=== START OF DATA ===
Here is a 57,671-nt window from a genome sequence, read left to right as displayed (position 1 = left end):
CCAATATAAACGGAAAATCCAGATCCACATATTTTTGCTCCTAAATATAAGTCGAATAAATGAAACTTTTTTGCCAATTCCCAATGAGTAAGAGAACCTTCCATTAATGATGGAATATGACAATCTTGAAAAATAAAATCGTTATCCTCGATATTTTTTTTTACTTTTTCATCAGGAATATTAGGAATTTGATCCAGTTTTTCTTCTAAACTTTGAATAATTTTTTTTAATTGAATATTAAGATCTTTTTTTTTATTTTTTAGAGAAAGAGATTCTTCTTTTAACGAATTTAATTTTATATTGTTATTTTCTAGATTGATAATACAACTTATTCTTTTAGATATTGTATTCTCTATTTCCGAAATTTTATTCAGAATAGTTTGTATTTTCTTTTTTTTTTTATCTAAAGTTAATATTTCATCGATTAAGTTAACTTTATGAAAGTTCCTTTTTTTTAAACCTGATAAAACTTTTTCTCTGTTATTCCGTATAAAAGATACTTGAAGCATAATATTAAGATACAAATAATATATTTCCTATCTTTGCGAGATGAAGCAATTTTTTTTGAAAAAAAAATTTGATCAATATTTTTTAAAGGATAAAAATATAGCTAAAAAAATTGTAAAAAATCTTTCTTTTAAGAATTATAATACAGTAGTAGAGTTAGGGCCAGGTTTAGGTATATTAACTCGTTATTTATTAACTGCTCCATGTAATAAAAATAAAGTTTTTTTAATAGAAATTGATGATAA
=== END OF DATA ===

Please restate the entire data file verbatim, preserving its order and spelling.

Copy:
Here is a 57,671-nt window from a genome sequence, read left to right as displayed (position 1 = left end):
CCAATATAAACGGAAAATCCAGATCCACATATTTTTGCTCCTAAATATAAGTCGAATAAATGAAACTTTTTTGCCAATTCCCAATGAGTAAGAGAACCTTCCATTAATGATGGAATATGACAATCTTGAAAAATAAAATCGTTATCCTCGATATTTTTTTTTACTTTTTCATCAGGAATATTAGGAATTTGATCCAGTTTTTCTTCTAAACTTTGAATAATTTTTTTTAATTGAATATTAAGATCTTTTTTTTTATTTTTTAGAGAAAGAGATTCTTCTTTTAACGAATTTAATTTTATATTGTTATTTTCTAGATTGATAATACAACTTATTCTTTTAGATATTGTATTCTCTATTTCCGAAATTTTATTCAGAATAGTTTGTATTTTCTTTTTTTTTTTATCTAAAGTTAATATTTCATCGATTAAGTTAACTTTATGAAAGTTCCTTTTTTTTAAACCTGATAAAACTTTTTCTCTGTTATTCCGTATAAAAGATACTTGAAGCATAATATTAAGATACAAATAATATATTTCCTATCTTTGCGAGATGAAGCAATTTTTTTTGAAAAAAAAATTTGATCAATATTTTTTAAAGGATAAAAATATAGCTAAAAAAATTGTAAAAAATCTTTCTTTTAAGAATTATAATACAGTAGTAGAGTTAGGGCCAGGTTTAGGTATATTAACTCGTTATTTATTAACTGCTCCATGTAATAAAAATAAAGTTTTTTTAATAGAAATTGATGATAA